Nuclear Plants Approved for Longer Shifts

Watchdogs worry employee exhaustion could increase the risks of accidents.

Workers gather near the Unit 2 reactor at the Browns Ferry nuclear plant in Athens, Ala., March 25, 2011.
Workers gather near the Unit 2 reactor at the Browns Ferry nuclear plant in Athens, Ala., March 25, 2011.
AP Photo/Dave Martin, File

WASHINGTON (AP) — U.S. nuclear plants will be allowed to keep workers on longer shifts to deal with staffing problems in the coronavirus pandemic, raising worries among watchdogs and some families living near reactors that employee exhaustion will increase the risks of accidents.

The Nuclear Regulatory Commission’s decision to temporarily allow longer worker shifts is one way the industry is scrambling to keep up mandatory staffing levels through what will be weeks or months more of the outbreak.

The shift extensions would allow workers to be on the job for up to 86 hours a week. Currently, they’re generally allowed to work up to 72 hours in a seven-day period. As part of the waiver, workers could be assigned to 12-hour shifts for as many as 14 days in a row.

Nuclear plant workers already are having their temperatures checked on arrival for each shift, and employers are studying options including having workers temporarily live at plants full-time.

Ho Nieh, the NRC's director of reactor regulation, discussed the provision for longer work hours with utility industry executives and others on Thursday. Nieh said federal inspectors on and off site would monitor so that no plant works its employees to the point of bleariness. Regulators would approve, and if needed revoke, expanded shifts on a plant-by-plant basis, Nieh said.

But for Natalie Hildt Treat, a resident of Salisbury, Massaschusetts who is staying at home during the outbreak with her 5-year-old child and husband, the thought that workers at plants such as Seabrook Station, 6 miles away, could soon be grinding through repeated long shifts only added to her concerns.

“This is highly specialized work that needs a lot of attention and focus,” Treat, a nuclear safety activist, said by telephone. It’s a problem, she said, “if people are fatigued or sick.”

There are nuclear reactors in 30 states. In 12 states, nuclear plants provide 30 percent or more of their power. Like the coal industry, however, the U.S. nuclear power industry has struggled in the marketplace as prices of natural gas and renewable energy plunge.

The NRC closely regulates total staffing and staff hours as a condition of reactors' continued operation. Fatigue has often been deemed a factor in accidents at nuclear plants, as in the former Soviet Union’s 1986 Chernobyl disaster, where key plant staffers had worked multiple shifts.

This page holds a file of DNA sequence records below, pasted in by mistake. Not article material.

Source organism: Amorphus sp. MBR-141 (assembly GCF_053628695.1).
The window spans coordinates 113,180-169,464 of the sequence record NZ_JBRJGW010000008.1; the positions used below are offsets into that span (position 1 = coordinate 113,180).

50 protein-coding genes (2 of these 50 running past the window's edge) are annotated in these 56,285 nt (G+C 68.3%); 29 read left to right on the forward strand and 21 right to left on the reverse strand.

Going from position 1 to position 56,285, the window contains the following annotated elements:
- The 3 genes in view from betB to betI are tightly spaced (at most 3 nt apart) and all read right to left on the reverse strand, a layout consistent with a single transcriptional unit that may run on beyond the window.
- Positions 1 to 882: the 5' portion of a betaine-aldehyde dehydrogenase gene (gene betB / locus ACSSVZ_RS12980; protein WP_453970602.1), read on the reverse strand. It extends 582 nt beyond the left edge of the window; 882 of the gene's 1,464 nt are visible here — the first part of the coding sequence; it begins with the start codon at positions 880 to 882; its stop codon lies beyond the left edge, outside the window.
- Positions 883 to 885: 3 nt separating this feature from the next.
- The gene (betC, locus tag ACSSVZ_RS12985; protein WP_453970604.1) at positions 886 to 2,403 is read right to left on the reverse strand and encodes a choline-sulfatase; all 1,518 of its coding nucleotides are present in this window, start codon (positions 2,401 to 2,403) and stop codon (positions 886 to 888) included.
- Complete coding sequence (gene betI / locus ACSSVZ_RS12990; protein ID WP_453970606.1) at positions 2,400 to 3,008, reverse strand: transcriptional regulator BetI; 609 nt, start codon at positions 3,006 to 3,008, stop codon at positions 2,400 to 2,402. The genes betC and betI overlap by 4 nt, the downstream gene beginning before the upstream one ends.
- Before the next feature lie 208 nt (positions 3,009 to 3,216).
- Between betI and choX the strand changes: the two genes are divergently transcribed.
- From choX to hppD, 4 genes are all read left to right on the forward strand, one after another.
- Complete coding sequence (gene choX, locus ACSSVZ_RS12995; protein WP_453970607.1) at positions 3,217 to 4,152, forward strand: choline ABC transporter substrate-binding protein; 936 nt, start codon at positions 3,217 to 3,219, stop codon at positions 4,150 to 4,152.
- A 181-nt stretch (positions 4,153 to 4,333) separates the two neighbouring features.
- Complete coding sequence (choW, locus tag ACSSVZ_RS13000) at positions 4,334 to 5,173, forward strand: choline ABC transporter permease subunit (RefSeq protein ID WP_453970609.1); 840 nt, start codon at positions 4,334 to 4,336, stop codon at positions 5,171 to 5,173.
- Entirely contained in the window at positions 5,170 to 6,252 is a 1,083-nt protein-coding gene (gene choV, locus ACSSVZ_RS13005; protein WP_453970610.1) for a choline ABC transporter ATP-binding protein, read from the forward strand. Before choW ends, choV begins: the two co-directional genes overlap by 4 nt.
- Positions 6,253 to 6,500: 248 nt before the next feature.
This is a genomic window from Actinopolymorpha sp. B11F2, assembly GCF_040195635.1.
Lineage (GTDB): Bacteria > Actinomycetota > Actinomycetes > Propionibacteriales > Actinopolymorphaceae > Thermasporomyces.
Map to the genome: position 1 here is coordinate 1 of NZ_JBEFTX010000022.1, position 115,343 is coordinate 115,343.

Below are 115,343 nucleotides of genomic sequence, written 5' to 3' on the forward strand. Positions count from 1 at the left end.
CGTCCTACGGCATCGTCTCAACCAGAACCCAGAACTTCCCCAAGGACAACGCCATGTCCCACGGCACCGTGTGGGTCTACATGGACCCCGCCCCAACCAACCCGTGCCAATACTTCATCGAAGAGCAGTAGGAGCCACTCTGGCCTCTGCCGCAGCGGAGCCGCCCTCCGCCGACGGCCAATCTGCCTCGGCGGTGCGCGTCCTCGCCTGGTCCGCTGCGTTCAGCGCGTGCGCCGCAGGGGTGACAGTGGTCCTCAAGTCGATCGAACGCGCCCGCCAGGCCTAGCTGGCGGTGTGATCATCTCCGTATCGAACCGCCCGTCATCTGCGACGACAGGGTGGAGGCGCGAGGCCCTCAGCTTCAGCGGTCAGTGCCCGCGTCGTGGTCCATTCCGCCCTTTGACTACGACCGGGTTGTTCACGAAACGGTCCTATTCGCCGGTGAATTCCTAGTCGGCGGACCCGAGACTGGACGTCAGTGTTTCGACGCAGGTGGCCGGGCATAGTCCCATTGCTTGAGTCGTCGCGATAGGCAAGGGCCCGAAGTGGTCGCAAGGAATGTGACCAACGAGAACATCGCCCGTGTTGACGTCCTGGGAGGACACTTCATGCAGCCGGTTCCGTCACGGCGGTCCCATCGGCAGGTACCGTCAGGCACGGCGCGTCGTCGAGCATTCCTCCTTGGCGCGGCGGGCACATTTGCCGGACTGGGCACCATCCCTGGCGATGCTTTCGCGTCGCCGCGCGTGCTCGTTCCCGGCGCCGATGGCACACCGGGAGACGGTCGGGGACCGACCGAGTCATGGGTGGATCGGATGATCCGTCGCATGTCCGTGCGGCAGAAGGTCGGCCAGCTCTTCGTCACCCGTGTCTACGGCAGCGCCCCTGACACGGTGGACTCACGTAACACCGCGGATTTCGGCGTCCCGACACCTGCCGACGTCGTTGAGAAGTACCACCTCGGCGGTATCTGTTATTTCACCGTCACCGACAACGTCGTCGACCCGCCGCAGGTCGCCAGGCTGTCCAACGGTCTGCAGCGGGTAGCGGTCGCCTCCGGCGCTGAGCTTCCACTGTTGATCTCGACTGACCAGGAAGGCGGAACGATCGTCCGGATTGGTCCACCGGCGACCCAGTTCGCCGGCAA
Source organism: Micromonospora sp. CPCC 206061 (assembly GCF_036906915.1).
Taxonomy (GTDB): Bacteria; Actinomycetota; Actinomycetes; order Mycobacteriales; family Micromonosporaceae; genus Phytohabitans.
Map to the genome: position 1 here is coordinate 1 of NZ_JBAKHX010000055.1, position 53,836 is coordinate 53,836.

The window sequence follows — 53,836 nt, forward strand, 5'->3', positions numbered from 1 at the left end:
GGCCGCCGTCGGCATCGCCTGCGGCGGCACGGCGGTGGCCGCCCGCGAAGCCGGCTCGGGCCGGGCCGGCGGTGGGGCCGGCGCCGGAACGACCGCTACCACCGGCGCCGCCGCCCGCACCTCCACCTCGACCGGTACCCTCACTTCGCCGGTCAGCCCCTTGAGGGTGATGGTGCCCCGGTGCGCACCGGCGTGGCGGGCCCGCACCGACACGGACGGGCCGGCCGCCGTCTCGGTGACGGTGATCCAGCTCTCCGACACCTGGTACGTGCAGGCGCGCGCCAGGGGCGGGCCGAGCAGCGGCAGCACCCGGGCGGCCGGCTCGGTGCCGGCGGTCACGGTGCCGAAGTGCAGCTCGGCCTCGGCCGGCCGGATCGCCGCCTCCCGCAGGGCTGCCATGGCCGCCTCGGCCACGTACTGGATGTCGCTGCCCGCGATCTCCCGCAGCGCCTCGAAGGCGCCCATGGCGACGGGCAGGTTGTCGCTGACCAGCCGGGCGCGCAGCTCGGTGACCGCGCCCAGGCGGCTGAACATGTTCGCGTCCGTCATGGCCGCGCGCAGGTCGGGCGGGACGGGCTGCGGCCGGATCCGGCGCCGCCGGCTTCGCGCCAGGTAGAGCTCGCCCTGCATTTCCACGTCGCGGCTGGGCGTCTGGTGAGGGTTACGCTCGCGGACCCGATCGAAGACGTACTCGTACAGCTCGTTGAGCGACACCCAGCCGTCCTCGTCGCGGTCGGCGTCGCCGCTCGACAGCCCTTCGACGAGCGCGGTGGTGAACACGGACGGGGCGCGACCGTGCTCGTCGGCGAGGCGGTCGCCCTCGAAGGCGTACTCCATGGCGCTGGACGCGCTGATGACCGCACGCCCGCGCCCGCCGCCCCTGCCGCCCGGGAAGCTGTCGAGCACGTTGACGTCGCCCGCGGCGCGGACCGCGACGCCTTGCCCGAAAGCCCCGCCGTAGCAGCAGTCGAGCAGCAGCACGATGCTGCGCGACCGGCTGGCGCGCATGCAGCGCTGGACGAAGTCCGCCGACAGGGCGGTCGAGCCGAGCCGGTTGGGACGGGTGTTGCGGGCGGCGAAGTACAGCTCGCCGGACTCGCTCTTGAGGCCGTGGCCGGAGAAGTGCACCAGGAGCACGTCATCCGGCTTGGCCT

In the United States in recent days, nuclear plants are reporting some of the first coronavirus cases among their workers.

Over the weekend, the NRC said it would consider on a plant-by-plant basis 60-day exemptions that would let plants keep workers on the job for up to 86 hours in a seven-day period, including up to 12 hours a day for 14 days straight. No plant had received a work-hour waiver as of Thursday, regulators said.

With the expanded hours, managers could shift nuclear plants from five or six crew rotations a day to two — a day shift and a night shift, of 12 hours, Thomas Basso, the senior director of regulatory affairs at the industry’s Nuclear Energy Institute, told regulators Thursday.

That way, plants could minimize exposures and risks of infection among workers, Basso said, increasing the chances of keeping enough workers healthy however long the pandemic lasts.

“The industry will only ask for these exemptions provided safety is ensured,” said Jennifer Uhle, a vice president of the nuclear industry group.

But Edwin Lyman, a nuclear power expert with the Union of Concerned Scientists watchdog group, called proposals like Basso’s “alarming.”

“I hope that the NRC will conduct due diligence on industry claims that the best way to reduce the potential for COVID-19 spread among its personnel is to force them to work fourteen 12-hour days in a row,'' he said in an email. He called that solution likely “untenable.”

If a plant fails to keep up minimum staffing requirements in the pandemic, regulators could order it to shut down, something that has happened rarely, if ever, to an operating plant, regulators said.

Besides the kind of crew consolidation Basso described, individual nuclear plants also are looking at the possibility of bringing former plant operators back into service. Another option is sequestering crews on site — keeping workers fed and bunked down at the plants during the pandemic, NEI spokeswoman Mary Love said.

At the Tennessee Valley Authority's three nuclear facilities in Tennessee and Alabama, crews on Thursday were again checking the temperature of each arriving worker and having each fill out a health questionnaire, every day, spokesman Jim Hopson said.

Managers had restricted movement within parts of the sites, and put cleaners on extra hours inside, Hopson said. Sequestering crews remained one of the options, if things get worse, he said.

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